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Zan-Gah and the Beautiful Country

Zan-Gah and the Beautiful Country is the sequel to Zan-Gah: A Prehistoric Adventure, by Allan Richard Shickman.

Now, I want to warn any readers’ that haven’t read the first book, Zan-Gah: A Prehistoric Adventure that this review will have some spoilers in it – so don’t read it!!! J

Averted your eyes yet? Okay, don’t say I didn’t warn you!

Without giving away too much, I’ll say that Zan-Gah and the Beautiful Country is primarily about what happens when Dael’s progress gets side-tracked when something tragic happens… I won’t tell you what, of course.

While Zan-Gah tries desperately to regain the twin brother he once had, but whom seems damaged beyond repair, he also leads the idea to move his people from their harsh land to that of the Beautiful Country he first visited as a slave in Zan-Gah: A Prehistoric Adventure. But will the journey prove too dangerous?

Well, first of all, the opening sentence is a killer. Having just finished Zan-Gah: A Prehistoric Adventure when I began Zan-Gah and the Beautiful Country, I was truly taken aback. It’s hard to say much without ruining the experience for you, my fellow bibliophile. So you’ll just have to trust me when I say that the beginning sentence shapes the novel as a whole.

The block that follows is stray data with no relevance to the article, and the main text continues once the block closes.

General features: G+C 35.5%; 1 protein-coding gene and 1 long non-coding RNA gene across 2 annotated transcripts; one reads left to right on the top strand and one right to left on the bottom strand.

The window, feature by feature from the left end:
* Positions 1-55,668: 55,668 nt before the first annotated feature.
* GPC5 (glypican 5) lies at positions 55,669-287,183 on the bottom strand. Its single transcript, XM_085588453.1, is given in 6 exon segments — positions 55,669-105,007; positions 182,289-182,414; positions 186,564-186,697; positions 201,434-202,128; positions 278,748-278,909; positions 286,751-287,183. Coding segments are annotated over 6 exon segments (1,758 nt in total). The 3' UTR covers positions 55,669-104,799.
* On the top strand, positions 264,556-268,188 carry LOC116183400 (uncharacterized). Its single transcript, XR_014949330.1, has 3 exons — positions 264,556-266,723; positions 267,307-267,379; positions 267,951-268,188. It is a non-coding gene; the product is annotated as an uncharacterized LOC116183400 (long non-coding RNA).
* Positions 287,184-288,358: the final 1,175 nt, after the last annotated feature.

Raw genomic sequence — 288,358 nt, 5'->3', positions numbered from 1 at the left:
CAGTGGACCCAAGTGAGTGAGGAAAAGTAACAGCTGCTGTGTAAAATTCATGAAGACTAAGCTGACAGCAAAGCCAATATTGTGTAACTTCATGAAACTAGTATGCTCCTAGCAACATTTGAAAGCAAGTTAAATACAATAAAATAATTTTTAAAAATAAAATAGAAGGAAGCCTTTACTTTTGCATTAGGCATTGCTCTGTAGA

I was again struck by how vividly yet simplistically Allan Richard Shickman tells the story of Dael and Zan – never being afraid to take the sadder, yet perhaps more realistic, route. Dael’s disintegration is painful to read, yet still engaging. I was constantly nervous about what Dael would do next, how he would hurt his brother, or his people, next.

Yet again I did find myself scanning through some of the more historical bits, the descriptions of scenery, etc. It’s certainly not that A. R. Shickman doesn’t write it well – he most definitely does! It just didn’t hold my attention enough to keep me from skimming forward to the next character interaction, among other things.

It’s another short book, but the character development is still superb. And because of my insight and empathy I had for all the characters by the end of Zan-Gah: A Prehistoric Adventure, it was even easier to jump into Zan-Gah and the Beautiful Country.

I really appreciate both Zan-Gah novels for their sincerity and amazing storytelling – the characters are well molded and convincingly portrayed.

I suggest reading Zan-Gah and the Beautiful Country if you are one of those bibliophiles that like to savor a novel that is both horrifying and poignant.

I wonder if you will have a smile on your face as you close the final page.

I did.

Ways to find out more:


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